[3.] Attachment to self-benefit resembles fostering an enemy’s son. Even though the momentary joy seemingly appears to be joy, on the long-run it will inflict harm.

As is exemplified by [that], if one is attached to self-benefit, also the momentary happiness will turn into an obstacle for awakening on the long-run. Hence, to solely liberate [one]self from the three realms which are of the nature of suffering will not help. “Because there is not a single one among the individual sentient beings which had not been our father or mother [in previous lifetimes], I will [endure] taking rebirth in hell realms for aeons and aeons [to come] if they should then obtain supreme well-being, Buddhahoood.”—By repeatedly giving rise to a mind-set in one’s continuum which considers [this thought] to be easy, and meticulously cultivating it, one "dispels the delusion of the path."

[4.] If one is attached to things and characteristic signs, it resembles grasping onto the water of a mirage. Even though water momentarily appears, it doesn’t quench the thirst because there is not anything to drink for one’s mouth. Even though this saṃsāra appears to the deluded mind, it lacks any essence that can be established when being thoroughly examined [by means of higher knowledge]:

Mind is not engaged with the past. Mind will not be engaged with the future. Consciousness is [also] not engaged with the present. Thus, one has ascertained that all phenomena are free from elaborations.
Hence, since"deluded appearances appear as wisdom", it has been said that one will attain Buddhahood.
The dharma listened to, first of all (Kun),
Pleased (dga’) [my] own mind. Being an instruction which draws from the dohas,
It unties (’grol) the mental knots. 
The path of the Teacher has been written down in accordance with the words of the supreme (mchog) gurus.[3]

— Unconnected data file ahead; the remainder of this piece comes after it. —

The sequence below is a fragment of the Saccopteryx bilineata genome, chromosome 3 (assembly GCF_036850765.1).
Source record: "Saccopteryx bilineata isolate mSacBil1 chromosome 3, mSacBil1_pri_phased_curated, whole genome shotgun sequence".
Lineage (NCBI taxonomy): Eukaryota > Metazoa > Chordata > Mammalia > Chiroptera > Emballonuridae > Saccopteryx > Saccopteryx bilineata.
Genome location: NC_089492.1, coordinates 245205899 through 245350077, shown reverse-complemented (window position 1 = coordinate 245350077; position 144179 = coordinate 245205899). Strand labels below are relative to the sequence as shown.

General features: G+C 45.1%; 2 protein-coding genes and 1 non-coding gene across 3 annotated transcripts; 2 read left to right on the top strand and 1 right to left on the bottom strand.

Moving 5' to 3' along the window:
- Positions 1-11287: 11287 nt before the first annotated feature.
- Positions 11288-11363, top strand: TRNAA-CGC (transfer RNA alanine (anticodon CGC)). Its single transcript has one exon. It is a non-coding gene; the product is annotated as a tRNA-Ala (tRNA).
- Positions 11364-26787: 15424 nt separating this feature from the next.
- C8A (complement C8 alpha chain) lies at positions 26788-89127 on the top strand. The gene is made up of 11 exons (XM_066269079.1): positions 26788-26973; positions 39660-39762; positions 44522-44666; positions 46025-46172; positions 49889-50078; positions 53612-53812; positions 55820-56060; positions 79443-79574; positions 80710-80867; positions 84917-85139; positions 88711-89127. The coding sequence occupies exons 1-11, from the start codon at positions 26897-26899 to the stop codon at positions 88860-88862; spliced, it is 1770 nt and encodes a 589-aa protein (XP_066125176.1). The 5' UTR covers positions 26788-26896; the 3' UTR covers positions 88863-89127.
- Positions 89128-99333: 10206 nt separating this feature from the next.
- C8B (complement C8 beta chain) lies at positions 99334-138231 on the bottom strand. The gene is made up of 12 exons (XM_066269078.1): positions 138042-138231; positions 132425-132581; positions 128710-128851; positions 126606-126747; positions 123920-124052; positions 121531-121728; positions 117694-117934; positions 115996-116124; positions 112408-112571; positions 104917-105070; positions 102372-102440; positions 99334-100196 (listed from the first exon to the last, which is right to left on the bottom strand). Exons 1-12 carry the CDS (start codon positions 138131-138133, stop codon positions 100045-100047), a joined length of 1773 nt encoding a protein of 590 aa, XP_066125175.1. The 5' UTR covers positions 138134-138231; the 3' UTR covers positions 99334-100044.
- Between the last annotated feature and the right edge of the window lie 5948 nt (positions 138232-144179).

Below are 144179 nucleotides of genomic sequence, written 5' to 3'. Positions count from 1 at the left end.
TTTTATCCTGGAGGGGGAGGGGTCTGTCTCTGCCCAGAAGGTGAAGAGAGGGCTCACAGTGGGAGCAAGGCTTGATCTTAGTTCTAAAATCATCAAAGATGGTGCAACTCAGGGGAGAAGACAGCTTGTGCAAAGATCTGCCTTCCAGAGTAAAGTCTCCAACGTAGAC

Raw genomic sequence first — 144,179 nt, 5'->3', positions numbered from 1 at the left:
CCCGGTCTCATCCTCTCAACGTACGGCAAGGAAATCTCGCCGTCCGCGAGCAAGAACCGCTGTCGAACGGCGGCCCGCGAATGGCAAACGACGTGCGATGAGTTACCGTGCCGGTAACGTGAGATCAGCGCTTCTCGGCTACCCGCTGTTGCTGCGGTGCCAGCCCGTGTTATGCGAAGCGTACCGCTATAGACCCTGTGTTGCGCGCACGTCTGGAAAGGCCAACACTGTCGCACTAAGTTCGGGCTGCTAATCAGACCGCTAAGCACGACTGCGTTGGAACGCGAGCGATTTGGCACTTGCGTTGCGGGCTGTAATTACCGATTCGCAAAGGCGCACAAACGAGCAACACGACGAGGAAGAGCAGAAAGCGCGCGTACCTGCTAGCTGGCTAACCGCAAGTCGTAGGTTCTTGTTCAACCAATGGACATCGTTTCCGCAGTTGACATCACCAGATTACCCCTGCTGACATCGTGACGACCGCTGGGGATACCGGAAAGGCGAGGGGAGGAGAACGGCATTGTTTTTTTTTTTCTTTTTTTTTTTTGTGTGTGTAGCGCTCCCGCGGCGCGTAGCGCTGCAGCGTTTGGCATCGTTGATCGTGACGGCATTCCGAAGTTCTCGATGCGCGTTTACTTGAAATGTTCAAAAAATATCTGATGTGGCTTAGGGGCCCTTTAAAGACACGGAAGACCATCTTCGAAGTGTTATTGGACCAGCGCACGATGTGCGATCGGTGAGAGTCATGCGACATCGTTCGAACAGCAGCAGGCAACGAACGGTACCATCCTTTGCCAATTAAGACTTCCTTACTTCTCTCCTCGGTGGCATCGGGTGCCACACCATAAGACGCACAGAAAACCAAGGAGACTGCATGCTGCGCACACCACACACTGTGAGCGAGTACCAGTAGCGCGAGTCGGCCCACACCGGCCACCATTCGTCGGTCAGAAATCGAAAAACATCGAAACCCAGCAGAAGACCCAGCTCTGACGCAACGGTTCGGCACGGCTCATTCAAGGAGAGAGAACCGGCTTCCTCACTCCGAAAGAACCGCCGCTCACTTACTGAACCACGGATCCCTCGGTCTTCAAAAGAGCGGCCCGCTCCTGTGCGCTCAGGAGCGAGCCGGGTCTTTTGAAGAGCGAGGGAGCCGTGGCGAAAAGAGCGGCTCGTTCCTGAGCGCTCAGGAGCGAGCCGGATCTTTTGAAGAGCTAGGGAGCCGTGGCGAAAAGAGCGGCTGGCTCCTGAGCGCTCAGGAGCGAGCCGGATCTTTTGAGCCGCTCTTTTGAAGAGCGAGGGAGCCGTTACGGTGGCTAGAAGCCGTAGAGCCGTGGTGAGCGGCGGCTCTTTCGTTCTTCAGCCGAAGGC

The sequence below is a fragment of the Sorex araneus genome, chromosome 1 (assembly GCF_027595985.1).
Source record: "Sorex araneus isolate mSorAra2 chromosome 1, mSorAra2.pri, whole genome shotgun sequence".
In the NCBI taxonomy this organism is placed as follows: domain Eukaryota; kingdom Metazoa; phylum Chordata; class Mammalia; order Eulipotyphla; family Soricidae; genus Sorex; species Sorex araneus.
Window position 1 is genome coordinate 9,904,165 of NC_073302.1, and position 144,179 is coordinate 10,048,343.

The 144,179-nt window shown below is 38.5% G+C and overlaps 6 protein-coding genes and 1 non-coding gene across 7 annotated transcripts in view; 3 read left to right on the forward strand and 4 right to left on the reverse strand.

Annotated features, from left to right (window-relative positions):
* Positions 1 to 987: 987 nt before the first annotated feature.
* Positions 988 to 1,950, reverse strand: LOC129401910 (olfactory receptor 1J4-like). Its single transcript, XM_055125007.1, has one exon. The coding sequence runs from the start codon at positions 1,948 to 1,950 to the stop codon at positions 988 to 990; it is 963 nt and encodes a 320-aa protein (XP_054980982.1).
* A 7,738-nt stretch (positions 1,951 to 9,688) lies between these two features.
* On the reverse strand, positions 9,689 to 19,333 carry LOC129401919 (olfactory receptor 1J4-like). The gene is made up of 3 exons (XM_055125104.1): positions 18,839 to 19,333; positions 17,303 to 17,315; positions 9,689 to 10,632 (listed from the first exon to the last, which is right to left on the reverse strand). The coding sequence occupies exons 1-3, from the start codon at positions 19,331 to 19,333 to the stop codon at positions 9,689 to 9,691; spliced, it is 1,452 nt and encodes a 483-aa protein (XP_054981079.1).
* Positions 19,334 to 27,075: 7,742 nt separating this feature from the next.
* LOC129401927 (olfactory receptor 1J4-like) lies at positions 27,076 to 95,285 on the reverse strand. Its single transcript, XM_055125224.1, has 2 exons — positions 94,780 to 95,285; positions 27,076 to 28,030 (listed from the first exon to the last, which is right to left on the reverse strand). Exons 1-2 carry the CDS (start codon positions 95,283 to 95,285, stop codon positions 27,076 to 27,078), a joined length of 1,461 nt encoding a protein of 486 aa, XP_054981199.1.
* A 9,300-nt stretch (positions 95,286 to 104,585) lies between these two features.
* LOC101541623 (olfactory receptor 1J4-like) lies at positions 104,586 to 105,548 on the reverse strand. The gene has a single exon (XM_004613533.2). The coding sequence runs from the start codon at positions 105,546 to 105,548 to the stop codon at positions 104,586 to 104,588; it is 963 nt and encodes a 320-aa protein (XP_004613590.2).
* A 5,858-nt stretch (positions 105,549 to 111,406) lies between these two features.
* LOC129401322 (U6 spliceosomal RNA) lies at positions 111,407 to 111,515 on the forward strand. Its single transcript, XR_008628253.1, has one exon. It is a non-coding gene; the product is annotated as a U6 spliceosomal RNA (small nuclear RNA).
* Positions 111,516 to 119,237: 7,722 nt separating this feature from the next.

This Instruction For the Parting From the Four Attachments has been gathered from the [commentary on the Parting From the Four Attachments] composed by Nubpa Rigdzin Dragpa, and was refined with the [help of the] words of the glorious Dharma Lord Sakya Paṇḍita.

English translation: Rolf Scheuermann

[1] “Zhen pa bzhi bral gyi khrid yig.” In: Gdams ngag mdzod : a treasury of precious methods and instructions of all of the major and minor buddhist traditions of tibet, brought together and structured into a coherent system. Paro: Lama Ngodrup and Sherab Drimey, 1979-1981 (TBRC W20877, 18 vols), vol. 18, 128,1–130,1.
As is explained in the colophon, Kun dga’ grol mchog’s commentary on the Parting From the Four Attachments bases itself very strongly on the famous commentaries on this doctrine by Sa skya Paṇḍita (Zhen pa bzhi bral gyi gdams pa, SPZZBD) and Nub pa rig ’dzin grags pa (Nub pa rig ’dzin grags kyis mdzad pa’'i zhen pa bzhi bral, NRGZZB).
[2] Read chu bur instead of chu sbur.
[3] Even though this concluding verse does not explicitly name Kun dga’ grol mchog as the author, his name is clearly visible. The verse follows a specific Tibetan tradition where the author perpetuates his name by dropping a part of it in each line.

The following commentaries (English, German) on the subject are available:

An article on the relationship between the Four Dharmas of Gampopa and the Parting from the Four Attachments can be downloaded here.